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Walcott Peak is in Yoho National Park and sits just north of the Trans-Canada Highway about 1km east of the town of Field. Walcott Peak is one of two summits that make up Mount Burgess. With 1300m of elevation and some fun scrambling along the way, summiting Mount Walcott is a challenge! From the summit, at 2575m above sea level, you have spectacular views of the surrounding mountains and Emerald Lake.
Time Required: 5-7 Hours
Location: 1km east of Field
Distance: 12km round trip
Highest Elevation: 2599m
Elevation Gain: 1350m
Difficulty: 7/10 – Route finding, scrambling, loose footing
Season: June to September
Additional Requirements: N/A
From Calgary: Take the Trans-Canada (Hwy 1) west approximately 210km to the trailhead. The parking lot is on the North side of the highway 1km east of the town of Field. Take a quick left after turning off the highway and follow that road to the end. There’s an open area where you can park.
WHAT TO BRING
- Comfortable Footwear: Hiking shoes. Make sure your shoes are broken in prior to tackling this hike to prevent unexpected blisters. A good pair of hiking shoes is important to ensure good grip when scrambling.
- Water: This hike is long with lots of elevation gain to reach the summit. Be sure to bring enough water for 5-6 hours of physical exertion.
- Snacks: Bring some of your favorite snacks to enjoy along the hike and maybe a lunch to enjoy at the summit. Some of our favorite snacks are trail mix, bananas, beef jerky and licorice.
- Weather appropriate clothing: You will be exposed to the elements throughout this hike. Check the weather forecast and plan accordingly.
- Sunscreen: If it is sunny and you’re like Mattson, who easily burns, bring sunscreen!
- Insect Repellent: Insect repellent can greatly improve your hiking experience.
- Bear Spray: You are in bear country. Always hike with bear spray that is easily accessible.
- Camera: There are numerous photo opportunities you won’t want to miss.
- This Guide: Print a copy of this guide to reference throughout the hike
Wildlife: You will be hiking in bear country. It is always advisable to check in at the local Visitor Information Center to learn of any trail closures due to wildlife. Carry bear spray in an easily accessible location. Travel in groups of multiple hikers and make lots of noise to avoid an unexpected encounter.
Leave No Trace: It is important that we enjoy the outdoors responsibly and sustainably. Some key principles to consider when hiking to “Leave No Trace” are:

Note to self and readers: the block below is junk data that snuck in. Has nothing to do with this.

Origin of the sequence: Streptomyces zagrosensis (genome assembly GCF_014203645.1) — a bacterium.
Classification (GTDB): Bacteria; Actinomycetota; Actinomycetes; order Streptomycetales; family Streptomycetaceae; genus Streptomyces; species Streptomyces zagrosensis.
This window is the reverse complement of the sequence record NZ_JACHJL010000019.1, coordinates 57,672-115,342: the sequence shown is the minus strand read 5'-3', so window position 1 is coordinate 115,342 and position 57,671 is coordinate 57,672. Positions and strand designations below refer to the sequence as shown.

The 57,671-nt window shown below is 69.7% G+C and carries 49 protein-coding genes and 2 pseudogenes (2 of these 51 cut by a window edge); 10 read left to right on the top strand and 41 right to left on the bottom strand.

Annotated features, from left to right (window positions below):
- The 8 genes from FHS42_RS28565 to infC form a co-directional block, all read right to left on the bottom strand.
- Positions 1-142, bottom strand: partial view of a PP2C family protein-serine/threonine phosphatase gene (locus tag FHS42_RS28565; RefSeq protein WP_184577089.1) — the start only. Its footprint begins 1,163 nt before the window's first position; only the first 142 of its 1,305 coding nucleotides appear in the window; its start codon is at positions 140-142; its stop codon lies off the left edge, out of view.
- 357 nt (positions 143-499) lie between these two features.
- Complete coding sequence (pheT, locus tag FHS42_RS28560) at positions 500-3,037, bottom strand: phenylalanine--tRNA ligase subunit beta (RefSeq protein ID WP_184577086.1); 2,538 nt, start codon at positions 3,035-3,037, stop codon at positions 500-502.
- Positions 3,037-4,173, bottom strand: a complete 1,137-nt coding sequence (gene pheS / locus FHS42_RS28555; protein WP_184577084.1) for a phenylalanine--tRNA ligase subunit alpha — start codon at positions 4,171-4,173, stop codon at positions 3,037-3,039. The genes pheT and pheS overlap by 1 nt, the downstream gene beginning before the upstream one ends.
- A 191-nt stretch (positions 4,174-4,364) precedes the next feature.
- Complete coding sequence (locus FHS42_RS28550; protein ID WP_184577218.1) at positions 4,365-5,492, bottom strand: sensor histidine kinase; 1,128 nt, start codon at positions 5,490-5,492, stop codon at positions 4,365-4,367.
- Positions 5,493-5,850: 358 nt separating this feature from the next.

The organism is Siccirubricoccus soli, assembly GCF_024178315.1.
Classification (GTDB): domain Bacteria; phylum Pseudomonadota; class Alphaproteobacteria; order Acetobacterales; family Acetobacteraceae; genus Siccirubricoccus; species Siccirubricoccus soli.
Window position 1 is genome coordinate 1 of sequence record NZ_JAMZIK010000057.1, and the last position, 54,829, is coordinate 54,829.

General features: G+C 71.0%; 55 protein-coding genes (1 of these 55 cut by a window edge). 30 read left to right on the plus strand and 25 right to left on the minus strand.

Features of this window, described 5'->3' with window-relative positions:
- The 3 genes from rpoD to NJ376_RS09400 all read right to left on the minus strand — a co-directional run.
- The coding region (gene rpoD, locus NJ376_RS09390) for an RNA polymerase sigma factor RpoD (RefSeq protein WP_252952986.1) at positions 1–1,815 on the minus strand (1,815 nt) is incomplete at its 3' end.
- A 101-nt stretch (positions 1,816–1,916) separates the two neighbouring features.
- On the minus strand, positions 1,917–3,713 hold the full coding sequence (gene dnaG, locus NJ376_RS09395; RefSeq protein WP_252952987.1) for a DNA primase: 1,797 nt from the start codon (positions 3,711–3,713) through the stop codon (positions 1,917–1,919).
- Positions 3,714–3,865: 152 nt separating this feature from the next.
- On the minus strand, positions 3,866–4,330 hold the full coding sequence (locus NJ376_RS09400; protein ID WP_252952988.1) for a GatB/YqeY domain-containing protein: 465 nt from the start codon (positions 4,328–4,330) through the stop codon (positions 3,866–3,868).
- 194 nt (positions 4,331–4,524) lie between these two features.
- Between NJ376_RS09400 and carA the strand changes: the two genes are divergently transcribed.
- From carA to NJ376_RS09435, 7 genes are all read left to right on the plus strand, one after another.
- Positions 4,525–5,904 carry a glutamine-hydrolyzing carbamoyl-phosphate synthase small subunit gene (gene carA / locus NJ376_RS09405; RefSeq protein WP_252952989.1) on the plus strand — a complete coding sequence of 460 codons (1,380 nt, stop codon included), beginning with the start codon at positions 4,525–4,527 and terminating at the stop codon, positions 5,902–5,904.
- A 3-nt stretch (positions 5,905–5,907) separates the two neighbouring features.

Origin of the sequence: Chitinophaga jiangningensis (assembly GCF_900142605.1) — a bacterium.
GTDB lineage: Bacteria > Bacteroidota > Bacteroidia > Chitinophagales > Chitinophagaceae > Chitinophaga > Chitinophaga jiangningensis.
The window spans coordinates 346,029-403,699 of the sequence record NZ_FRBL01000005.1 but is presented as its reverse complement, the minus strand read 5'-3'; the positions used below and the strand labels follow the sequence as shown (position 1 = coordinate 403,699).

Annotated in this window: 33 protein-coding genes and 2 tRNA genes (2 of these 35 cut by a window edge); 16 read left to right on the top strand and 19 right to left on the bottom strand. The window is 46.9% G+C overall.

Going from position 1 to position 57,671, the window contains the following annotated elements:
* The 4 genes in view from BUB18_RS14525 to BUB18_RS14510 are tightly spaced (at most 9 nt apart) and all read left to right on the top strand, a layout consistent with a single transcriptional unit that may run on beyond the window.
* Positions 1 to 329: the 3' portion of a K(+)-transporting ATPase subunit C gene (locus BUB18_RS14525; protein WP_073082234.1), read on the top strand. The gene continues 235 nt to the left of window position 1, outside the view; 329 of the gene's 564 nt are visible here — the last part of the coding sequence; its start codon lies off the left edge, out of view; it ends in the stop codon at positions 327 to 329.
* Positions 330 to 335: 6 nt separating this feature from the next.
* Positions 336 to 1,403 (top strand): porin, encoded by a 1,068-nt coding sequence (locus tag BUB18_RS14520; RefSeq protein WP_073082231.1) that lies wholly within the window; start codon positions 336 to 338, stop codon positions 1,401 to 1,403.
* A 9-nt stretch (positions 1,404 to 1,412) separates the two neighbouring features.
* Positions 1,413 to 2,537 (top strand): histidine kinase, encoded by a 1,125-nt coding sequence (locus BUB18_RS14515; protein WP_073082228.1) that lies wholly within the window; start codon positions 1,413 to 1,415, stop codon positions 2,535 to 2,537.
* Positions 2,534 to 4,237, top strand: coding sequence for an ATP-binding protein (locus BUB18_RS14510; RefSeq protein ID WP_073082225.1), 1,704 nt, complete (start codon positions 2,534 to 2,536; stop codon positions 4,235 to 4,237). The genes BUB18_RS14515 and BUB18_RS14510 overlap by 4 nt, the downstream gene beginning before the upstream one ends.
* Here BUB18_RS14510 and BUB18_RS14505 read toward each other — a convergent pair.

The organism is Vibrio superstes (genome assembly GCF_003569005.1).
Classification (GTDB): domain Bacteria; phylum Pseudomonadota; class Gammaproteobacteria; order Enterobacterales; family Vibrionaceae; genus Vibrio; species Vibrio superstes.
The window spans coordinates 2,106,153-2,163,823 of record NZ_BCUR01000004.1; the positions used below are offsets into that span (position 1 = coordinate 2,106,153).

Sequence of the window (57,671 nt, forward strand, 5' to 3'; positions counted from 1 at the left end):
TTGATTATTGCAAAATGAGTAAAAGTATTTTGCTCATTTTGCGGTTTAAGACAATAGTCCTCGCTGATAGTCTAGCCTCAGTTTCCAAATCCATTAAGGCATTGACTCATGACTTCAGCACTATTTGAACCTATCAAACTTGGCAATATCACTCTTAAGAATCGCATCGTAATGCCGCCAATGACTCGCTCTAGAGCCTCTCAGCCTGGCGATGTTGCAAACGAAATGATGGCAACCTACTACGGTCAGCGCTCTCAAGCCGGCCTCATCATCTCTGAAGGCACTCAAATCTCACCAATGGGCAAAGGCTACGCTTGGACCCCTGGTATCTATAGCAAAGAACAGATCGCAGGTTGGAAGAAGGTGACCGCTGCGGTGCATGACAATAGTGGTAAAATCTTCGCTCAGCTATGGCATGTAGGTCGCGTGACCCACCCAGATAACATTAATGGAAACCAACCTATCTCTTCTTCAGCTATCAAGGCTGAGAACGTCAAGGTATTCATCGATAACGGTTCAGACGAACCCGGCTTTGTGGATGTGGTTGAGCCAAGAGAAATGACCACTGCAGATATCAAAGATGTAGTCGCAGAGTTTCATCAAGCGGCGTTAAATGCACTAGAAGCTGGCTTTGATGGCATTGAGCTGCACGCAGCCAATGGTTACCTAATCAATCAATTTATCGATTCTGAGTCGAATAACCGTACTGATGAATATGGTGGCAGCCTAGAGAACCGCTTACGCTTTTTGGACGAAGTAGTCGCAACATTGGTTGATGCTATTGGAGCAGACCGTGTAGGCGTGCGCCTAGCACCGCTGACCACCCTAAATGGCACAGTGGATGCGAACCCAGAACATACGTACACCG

- Plan ahead and prepare: Proper planning allows adventurers to hike safely while minimizing damage to the land.
- Travel on durable surfaces: Stick to the trail when possible. If there is no trail, or you must travel off trail, stay on durable surfaces to reduce your impact.
- Dispose of waste properly: Pack it in, pack it out.
- Leave what you find: Leave rocks, plants, archaeological artifacts and other objects of interest as you find them.
- Respect wildlife: Observe wildlife from a distance. Never feed wild animals.
- Be considerate of other visitors: Be courteous to others to allow everyone to enjoy their outdoor experience.
To learn more about “Leave No Trace” visit http://www.leavenotrace.ca
Summary: Walcott Peak is the northern summit of Mount Burgess. The hike is relatively straight forward but does involve some scrambling and ascending steep scree slopes. After making your way up switchbacks to the tree line there is an obvious gully to ascend to reach the summit.
From the parking lot (Route marker #1 on the map) head west on the trail into the forest. This hike begins with an easy consistent ascent of switch backs through the tall forest. You will pass a small water source after about 20 mins of walking so fill up while you can.
Soon you will come out of the forest to a wide-open avalanche area. From here you can see the steep walls of Walcott Peak and Mount Burgess. Walcott peak is the northern peak while the high point of Mount Burgess is the south peak. Make note of the gully (Route marker #2 on the map) to the right of a “treed island”, this is where you will want to ascend to reach Walcott Peak.
While in the gully, stick to the right hand side. There is some scrambling at this point and lots of loose rock that can be frustrating. We ended up climbing out of the gully to get off of the loose rock but the safer and easier approach would be to stay in the gully.
Once you’re through the gully the hard part is over and there is a scree slope to ascend to the summit! (Route marker #3 on the map)
At the top you’re treated to panoramic views of the other peaks around Field plus a bird’s eye view of Emerald Lake.
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Have fun out there!